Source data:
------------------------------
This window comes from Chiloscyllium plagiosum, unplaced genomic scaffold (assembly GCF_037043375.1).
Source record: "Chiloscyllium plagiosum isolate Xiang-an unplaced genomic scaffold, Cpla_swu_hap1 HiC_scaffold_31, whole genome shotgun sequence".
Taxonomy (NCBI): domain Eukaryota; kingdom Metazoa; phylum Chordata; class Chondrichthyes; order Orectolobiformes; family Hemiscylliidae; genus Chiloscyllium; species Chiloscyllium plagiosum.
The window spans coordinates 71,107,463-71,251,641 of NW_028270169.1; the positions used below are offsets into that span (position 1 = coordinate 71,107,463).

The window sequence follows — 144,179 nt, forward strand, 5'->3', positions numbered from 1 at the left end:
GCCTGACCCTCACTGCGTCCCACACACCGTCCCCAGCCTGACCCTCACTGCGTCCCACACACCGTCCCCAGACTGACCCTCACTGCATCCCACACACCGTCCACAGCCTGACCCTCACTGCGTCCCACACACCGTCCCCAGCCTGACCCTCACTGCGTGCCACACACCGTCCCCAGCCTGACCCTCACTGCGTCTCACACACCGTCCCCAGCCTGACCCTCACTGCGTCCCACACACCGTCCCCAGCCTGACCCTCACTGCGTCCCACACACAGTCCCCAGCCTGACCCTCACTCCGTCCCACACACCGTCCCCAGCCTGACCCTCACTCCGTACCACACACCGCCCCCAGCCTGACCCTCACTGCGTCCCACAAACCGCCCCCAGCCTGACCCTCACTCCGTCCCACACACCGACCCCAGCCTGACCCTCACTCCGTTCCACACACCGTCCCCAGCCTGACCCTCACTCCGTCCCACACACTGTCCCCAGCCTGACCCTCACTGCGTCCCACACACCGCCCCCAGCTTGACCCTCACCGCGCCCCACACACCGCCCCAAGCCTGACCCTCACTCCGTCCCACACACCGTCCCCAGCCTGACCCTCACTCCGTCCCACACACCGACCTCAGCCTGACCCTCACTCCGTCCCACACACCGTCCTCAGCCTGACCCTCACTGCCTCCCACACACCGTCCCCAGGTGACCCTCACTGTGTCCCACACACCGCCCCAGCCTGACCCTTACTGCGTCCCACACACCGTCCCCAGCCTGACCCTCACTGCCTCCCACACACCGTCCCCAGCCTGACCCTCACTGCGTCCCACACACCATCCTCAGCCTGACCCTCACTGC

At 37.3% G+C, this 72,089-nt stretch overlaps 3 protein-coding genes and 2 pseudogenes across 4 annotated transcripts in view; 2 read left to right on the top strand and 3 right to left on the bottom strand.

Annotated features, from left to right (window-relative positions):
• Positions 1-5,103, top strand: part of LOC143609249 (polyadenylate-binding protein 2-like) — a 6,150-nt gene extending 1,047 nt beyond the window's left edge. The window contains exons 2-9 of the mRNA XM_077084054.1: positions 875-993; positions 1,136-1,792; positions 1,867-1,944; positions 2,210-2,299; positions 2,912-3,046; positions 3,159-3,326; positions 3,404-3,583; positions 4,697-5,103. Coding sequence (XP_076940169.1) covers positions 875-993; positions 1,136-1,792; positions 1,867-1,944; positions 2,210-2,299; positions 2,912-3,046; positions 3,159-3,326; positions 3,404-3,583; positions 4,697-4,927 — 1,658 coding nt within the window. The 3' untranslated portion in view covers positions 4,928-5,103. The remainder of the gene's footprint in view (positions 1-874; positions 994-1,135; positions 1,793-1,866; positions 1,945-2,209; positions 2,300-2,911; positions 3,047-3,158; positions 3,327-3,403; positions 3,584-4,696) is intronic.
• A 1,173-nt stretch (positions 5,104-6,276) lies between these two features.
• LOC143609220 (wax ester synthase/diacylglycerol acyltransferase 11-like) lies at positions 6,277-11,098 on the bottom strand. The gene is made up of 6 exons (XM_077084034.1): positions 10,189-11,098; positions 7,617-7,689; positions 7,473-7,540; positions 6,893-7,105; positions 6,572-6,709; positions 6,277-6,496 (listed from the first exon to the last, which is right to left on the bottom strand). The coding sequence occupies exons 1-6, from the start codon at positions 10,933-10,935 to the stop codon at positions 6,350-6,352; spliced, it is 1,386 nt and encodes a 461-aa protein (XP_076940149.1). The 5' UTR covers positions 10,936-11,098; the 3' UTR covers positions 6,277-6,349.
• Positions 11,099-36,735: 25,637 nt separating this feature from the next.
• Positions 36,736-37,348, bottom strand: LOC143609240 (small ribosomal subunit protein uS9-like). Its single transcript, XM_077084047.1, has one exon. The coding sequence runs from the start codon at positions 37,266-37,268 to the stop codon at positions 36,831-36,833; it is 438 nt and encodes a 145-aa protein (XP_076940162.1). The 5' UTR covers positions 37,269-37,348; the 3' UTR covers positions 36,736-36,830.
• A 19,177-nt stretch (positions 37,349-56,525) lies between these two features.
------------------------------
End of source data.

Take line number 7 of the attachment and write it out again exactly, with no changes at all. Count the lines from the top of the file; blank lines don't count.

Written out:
At 37.3% G+C, this 72,089-nt stretch overlaps 3 protein-coding genes and 2 pseudogenes across 4 annotated transcripts in view; 2 read left to right on the top strand and 3 right to left on the bottom strand.